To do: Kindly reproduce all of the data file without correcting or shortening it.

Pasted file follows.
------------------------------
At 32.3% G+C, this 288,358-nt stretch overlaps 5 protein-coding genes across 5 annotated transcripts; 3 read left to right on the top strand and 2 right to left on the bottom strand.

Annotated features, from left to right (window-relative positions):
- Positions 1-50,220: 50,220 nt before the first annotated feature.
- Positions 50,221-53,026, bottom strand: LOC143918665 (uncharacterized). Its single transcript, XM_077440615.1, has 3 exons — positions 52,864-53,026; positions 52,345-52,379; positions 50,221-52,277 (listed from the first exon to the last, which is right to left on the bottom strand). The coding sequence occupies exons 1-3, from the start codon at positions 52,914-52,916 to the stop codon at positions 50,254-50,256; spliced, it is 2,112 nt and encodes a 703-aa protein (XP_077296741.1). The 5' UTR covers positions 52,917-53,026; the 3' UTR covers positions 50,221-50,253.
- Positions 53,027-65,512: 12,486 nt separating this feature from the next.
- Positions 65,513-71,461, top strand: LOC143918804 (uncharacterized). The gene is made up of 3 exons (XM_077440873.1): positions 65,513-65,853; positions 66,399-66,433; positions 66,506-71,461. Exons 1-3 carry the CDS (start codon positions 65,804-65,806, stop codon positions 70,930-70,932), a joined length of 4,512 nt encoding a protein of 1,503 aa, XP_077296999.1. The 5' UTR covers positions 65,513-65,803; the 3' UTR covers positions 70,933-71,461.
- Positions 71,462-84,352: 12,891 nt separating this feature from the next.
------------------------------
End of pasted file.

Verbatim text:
At 32.3% G+C, this 288,358-nt stretch overlaps 5 protein-coding genes across 5 annotated transcripts; 3 read left to right on the top strand and 2 right to left on the bottom strand.

Annotated features, from left to right (window-relative positions):
- Positions 1-50,220: 50,220 nt before the first annotated feature.
- Positions 50,221-53,026, bottom strand: LOC143918665 (uncharacterized). Its single transcript, XM_077440615.1, has 3 exons — positions 52,864-53,026; positions 52,345-52,379; positions 50,221-52,277 (listed from the first exon to the last, which is right to left on the bottom strand). The coding sequence occupies exons 1-3, from the start codon at positions 52,914-52,916 to the stop codon at positions 50,254-50,256; spliced, it is 2,112 nt and encodes a 703-aa protein (XP_077296741.1). The 5' UTR covers positions 52,917-53,026; the 3' UTR covers positions 50,221-50,253.
- Positions 53,027-65,512: 12,486 nt separating this feature from the next.
- Positions 65,513-71,461, top strand: LOC143918804 (uncharacterized). The gene is made up of 3 exons (XM_077440873.1): positions 65,513-65,853; positions 66,399-66,433; positions 66,506-71,461. Exons 1-3 carry the CDS (start codon positions 65,804-65,806, stop codon positions 70,930-70,932), a joined length of 4,512 nt encoding a protein of 1,503 aa, XP_077296999.1. The 5' UTR covers positions 65,513-65,803; the 3' UTR covers positions 70,933-71,461.
- Positions 71,462-84,352: 12,891 nt separating this feature from the next.